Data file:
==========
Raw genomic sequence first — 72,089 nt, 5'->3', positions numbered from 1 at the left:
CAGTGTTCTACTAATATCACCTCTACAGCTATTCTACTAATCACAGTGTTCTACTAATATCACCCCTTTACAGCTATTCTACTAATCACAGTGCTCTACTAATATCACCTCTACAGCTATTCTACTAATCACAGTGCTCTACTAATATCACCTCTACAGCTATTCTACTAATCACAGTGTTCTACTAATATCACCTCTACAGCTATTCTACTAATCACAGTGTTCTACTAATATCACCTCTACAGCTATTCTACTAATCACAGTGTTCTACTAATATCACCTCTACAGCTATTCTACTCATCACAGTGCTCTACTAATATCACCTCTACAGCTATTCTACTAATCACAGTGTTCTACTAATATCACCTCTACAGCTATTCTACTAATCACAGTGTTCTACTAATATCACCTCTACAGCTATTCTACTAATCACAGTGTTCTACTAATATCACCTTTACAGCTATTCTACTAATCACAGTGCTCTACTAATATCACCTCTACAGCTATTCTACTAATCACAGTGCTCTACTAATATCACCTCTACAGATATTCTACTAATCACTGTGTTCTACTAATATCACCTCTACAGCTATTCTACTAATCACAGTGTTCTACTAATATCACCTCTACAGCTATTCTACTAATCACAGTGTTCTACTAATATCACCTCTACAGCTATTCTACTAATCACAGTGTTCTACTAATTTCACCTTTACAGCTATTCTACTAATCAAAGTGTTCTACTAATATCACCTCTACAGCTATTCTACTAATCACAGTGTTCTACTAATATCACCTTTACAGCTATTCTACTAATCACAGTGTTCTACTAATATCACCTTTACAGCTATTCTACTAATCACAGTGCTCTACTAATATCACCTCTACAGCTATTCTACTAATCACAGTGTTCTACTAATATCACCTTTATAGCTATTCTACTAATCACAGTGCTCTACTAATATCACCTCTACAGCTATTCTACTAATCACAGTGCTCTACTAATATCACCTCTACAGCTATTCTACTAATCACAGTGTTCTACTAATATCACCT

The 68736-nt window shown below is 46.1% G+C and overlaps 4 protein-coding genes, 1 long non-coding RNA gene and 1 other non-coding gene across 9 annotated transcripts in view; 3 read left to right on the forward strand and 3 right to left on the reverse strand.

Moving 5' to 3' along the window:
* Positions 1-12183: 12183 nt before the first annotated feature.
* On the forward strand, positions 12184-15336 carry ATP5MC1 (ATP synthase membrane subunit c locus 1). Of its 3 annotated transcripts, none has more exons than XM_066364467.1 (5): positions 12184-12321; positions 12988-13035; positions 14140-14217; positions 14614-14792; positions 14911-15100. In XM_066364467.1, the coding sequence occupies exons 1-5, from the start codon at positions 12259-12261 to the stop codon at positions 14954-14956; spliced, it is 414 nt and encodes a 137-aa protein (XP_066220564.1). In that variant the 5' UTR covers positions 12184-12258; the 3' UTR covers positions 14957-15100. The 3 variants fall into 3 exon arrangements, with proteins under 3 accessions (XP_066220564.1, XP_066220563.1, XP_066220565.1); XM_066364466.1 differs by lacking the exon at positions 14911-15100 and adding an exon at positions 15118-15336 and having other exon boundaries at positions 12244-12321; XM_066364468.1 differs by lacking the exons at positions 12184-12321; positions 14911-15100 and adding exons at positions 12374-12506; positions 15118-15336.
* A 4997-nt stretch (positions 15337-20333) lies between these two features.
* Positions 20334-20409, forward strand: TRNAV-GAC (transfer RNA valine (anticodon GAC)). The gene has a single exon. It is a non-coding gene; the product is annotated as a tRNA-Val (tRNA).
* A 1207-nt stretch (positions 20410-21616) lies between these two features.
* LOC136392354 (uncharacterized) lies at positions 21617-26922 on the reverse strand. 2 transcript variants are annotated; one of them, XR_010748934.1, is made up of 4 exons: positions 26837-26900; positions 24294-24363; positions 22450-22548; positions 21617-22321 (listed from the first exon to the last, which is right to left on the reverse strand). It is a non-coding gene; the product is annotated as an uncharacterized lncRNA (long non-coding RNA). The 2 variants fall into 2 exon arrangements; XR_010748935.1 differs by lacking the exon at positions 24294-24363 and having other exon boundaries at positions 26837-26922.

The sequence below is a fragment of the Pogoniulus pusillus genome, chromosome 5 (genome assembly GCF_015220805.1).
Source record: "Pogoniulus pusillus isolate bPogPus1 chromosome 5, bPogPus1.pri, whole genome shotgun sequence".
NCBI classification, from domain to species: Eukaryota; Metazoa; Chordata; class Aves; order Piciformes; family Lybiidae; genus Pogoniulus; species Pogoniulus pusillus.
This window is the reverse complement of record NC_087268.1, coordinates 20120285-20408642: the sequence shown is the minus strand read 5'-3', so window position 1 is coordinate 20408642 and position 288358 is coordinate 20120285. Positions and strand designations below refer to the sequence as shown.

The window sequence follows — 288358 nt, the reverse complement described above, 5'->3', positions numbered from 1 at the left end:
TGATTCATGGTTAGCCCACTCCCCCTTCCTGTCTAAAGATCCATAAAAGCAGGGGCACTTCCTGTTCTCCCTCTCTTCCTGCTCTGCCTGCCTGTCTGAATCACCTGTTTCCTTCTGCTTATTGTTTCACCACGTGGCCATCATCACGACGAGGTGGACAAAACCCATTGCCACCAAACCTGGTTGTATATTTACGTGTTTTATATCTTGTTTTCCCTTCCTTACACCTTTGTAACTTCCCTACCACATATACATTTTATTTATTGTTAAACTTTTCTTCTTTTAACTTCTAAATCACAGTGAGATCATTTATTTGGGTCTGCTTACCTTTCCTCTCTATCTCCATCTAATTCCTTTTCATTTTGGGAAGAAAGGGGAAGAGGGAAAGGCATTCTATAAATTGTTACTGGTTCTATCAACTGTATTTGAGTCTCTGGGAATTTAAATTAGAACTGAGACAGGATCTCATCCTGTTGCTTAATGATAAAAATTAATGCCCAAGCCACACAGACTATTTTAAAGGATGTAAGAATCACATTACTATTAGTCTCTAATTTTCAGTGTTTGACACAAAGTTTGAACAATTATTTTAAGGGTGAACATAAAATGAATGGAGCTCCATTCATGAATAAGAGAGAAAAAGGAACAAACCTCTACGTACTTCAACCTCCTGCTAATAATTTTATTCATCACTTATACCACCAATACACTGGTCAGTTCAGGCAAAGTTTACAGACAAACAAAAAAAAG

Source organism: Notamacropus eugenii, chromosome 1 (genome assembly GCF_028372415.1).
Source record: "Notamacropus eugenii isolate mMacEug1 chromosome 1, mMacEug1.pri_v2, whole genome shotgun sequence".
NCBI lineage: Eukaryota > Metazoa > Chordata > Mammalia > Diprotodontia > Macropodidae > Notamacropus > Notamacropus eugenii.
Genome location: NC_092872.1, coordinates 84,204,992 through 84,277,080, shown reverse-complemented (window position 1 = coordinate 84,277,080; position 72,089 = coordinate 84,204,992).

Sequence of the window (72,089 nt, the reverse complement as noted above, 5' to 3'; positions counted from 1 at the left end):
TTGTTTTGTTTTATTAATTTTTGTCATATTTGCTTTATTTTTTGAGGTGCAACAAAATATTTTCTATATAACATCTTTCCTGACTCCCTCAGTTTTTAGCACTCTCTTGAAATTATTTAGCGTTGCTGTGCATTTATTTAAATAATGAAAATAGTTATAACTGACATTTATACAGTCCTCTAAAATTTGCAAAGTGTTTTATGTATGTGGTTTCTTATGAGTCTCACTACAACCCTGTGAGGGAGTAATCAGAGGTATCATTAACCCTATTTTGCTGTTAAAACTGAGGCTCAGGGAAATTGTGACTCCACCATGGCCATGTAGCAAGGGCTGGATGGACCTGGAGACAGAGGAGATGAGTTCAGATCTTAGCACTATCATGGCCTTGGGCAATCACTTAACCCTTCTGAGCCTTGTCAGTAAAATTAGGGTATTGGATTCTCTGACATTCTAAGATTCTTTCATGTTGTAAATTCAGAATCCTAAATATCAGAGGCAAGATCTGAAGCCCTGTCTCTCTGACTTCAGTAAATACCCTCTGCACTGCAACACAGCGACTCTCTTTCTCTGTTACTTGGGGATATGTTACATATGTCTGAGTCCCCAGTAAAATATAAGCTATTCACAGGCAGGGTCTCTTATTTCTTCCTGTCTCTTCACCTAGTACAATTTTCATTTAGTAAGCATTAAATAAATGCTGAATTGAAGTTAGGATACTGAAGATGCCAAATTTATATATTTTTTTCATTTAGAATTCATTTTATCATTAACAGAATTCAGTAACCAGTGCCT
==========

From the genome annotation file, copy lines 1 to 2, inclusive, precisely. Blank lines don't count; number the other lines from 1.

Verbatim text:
Raw genomic sequence first — 72,089 nt, 5'->3', positions numbered from 1 at the left:
CAGTGTTCTACTAATATCACCTCTACAGCTATTCTACTAATCACAGTGTTCTACTAATATCACCCCTTTACAGCTATTCTACTAATCACAGTGCTCTACTAATATCACCTCTACAGCTATTCTACTAATCACAGTGCTCTACTAATATCACCTCTACAGCTATTCTACTAATCACAGTGTTCTACTAATATCACCTCTACAGCTATTCTACTAATCACAGTGTTCTACTAATATCACCTCTACAGCTATTCTACTAATCACAGTGTTCTACTAATATCACCTCTACAGCTATTCTACTCATCACAGTGCTCTACTAATATCACCTCTACAGCTATTCTACTAATCACAGTGTTCTACTAATATCACCTCTACAGCTATTCTACTAATCACAGTGTTCTACTAATATCACCTCTACAGCTATTCTACTAATCACAGTGTTCTACTAATATCACCTTTACAGCTATTCTACTAATCACAGTGCTCTACTAATATCACCTCTACAGCTATTCTACTAATCACAGTGCTCTACTAATATCACCTCTACAGATATTCTACTAATCACTGTGTTCTACTAATATCACCTCTACAGCTATTCTACTAATCACAGTGTTCTACTAATATCACCTCTACAGCTATTCTACTAATCACAGTGTTCTACTAATATCACCTCTACAGCTATTCTACTAATCACAGTGTTCTACTAATTTCACCTTTACAGCTATTCTACTAATCAAAGTGTTCTACTAATATCACCTCTACAGCTATTCTACTAATCACAGTGTTCTACTAATATCACCTTTACAGCTATTCTACTAATCACAGTGTTCTACTAATATCACCTTTACAGCTATTCTACTAATCACAGTGCTCTACTAATATCACCTCTACAGCTATTCTACTAATCACAGTGTTCTACTAATATCACCTTTATAGCTATTCTACTAATCACAGTGCTCTACTAATATCACCTCTACAGCTATTCTACTAATCACAGTGCTCTACTAATATCACCTCTACAGCTATTCTACTAATCACAGTGTTCTACTAATATCACCT